Centrifugal compressors, especially variable speed machines, offer the user considerable advantages resulting from the availability of a wide range of operating flow and head. The performance map with multiple speed lines, for example, can increase from two (2) to three (3) dimensions by simply adding changes to suction conditions. The convenience afforded by the wide range of operating points, however, presents a challenge in modeling the performance. The traditional methods of modeling - table lookups and fan laws fail to sufficiently reduce and eliminate inaccuracies due to their tedious nature, the shape of the performance curve and interpolation method. They work, but not well enough.

This paper proposes a new method of modeling compressor performance using non-dimensional performance parameters apart from lookup tables and fan laws. The case is made for utilizing work input coefficient, polytropic head coefficient and total flow coefficient as non-dimensional parameters that can not only model the compressor with all the variability mentioned above, but also indicate when there is a performance problem. This new approach proposes the use of real time input data and response capabilities. Through the methods put forward in this paper, a user will have a realistic performance model, and a performance monitoring and alert system that can be used as a real-time feedback mechanism into the gathering system model.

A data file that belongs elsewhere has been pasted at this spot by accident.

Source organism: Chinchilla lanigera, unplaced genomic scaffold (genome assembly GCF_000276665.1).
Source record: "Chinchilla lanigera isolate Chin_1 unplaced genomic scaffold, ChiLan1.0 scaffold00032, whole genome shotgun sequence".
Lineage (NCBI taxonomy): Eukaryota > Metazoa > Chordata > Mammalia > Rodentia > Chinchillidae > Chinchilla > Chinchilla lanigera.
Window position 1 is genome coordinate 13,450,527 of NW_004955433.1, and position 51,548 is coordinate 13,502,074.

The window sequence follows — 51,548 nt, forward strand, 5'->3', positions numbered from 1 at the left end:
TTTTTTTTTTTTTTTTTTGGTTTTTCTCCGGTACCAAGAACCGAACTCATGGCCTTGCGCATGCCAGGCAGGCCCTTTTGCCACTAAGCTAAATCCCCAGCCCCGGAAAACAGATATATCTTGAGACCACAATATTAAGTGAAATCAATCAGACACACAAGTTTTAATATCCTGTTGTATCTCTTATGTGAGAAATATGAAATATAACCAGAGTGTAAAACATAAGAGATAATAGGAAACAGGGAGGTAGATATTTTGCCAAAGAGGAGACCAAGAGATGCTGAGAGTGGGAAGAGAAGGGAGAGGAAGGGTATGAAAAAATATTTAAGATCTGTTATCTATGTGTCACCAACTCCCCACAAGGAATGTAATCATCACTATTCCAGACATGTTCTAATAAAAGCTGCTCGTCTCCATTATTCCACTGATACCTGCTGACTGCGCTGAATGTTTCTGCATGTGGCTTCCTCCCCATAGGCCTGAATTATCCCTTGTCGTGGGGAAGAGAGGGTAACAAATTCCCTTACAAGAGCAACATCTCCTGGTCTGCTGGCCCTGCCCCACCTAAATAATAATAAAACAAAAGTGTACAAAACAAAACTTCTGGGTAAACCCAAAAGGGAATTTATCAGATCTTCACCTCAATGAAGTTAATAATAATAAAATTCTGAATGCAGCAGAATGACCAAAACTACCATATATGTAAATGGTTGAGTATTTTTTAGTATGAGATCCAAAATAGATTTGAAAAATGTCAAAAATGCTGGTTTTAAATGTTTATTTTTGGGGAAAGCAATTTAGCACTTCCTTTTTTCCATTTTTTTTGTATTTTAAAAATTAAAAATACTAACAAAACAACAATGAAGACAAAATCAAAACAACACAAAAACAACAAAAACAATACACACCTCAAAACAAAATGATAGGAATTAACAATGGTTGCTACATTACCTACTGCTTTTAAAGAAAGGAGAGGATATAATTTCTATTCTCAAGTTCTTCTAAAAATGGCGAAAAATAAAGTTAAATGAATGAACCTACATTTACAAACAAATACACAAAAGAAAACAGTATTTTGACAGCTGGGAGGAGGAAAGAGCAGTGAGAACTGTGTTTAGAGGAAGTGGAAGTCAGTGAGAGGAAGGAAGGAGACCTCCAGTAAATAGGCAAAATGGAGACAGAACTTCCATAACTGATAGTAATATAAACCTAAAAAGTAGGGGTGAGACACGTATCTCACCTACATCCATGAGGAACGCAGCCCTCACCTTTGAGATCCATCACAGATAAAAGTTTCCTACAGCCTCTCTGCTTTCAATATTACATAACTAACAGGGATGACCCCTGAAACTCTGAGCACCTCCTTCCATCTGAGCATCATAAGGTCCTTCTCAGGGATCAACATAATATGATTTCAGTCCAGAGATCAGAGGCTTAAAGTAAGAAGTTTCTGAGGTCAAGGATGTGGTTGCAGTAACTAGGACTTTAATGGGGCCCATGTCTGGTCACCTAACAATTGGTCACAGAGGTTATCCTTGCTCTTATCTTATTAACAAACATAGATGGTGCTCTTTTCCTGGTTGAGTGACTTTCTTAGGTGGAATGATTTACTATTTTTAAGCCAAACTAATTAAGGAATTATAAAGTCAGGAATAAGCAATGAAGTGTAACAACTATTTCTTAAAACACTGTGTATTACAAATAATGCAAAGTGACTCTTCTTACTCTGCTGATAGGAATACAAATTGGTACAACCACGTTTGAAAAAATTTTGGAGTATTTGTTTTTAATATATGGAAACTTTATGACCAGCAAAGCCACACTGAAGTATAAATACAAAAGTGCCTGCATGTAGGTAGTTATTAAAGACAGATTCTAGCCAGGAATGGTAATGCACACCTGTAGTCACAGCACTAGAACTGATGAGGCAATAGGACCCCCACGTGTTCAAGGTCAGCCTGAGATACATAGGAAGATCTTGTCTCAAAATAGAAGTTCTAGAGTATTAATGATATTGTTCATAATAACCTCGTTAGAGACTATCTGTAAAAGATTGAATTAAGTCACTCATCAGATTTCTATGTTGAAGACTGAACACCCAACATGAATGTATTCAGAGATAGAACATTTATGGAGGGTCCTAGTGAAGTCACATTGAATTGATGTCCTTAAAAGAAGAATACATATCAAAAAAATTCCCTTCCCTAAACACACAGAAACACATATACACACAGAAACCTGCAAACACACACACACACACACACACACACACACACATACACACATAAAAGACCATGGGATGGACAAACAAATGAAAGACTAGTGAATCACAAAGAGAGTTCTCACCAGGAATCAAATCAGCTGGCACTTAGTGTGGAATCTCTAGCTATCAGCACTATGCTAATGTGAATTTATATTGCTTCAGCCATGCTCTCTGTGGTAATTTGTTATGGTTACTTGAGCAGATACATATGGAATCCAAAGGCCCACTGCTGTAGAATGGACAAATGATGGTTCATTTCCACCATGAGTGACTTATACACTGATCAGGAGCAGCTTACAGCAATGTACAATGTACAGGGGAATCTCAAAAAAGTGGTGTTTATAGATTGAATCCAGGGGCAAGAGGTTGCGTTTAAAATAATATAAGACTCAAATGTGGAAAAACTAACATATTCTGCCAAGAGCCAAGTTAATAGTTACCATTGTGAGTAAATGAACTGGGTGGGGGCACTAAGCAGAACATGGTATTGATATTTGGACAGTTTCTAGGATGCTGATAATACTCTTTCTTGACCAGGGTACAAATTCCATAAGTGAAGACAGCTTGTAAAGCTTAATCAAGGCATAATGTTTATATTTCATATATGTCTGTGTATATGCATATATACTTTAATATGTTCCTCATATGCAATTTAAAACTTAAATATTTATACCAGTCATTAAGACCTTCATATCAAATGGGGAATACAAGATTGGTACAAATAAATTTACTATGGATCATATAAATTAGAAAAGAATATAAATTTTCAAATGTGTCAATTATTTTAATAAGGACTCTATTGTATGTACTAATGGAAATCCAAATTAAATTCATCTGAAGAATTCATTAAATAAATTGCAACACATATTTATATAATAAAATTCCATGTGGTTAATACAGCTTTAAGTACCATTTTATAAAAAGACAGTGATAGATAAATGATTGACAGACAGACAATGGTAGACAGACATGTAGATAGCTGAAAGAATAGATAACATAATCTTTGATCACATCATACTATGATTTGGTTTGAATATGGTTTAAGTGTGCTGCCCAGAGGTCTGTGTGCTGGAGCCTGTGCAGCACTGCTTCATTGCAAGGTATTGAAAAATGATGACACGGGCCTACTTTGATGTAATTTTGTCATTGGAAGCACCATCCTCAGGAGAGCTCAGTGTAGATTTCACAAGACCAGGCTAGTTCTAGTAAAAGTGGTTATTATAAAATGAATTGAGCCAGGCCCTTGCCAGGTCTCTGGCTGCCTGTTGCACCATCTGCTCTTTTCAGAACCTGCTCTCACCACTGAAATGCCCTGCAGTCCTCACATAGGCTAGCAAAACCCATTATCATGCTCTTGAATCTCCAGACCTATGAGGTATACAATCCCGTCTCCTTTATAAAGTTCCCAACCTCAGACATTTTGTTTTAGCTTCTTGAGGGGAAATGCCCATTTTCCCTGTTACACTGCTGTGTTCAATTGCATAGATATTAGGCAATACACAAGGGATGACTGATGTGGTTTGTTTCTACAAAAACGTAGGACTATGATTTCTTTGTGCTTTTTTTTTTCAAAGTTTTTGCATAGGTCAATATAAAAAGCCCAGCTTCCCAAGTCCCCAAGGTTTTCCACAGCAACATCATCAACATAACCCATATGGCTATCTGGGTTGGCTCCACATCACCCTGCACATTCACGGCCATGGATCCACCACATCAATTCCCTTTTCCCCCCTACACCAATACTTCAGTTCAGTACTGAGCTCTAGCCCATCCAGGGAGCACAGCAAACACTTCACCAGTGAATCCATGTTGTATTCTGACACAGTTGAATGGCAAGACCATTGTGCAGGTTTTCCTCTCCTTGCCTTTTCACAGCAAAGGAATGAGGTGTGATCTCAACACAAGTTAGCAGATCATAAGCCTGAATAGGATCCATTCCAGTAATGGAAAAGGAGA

In today's highly competitive low margin natural gas market gaining an edge by keeping production costs low is an imperative. Identifying and realizing any and all efficiencies in natural gas production and transmission could significantly improve the profit margin over long term operation. The centrifugal compressor, as a critical component in this process, provides the flexibility in capacity range and head as required by the process. Despite these benefits, it has been a challenge to monitor the aerodynamic health of the machine considering the number of variables affecting the operating condition of the compressor; especially the inlet conditions, compressor speed, head, and inlet mass flow. A common evaluation, for example, utilizes the compressor's OEM (Original Equipment Manufacturer) performance curves. While the OEM provides a variety of performance curves based on different sets of operating conditions, it leaves a lot of room for interpretation and, consequently, error. With all the variability mentioned above, finding the machine's current operating point on a predefined set of curves can be difficult. This generally leaves the engineer to make an educated guess regarding machine performance against the original design.

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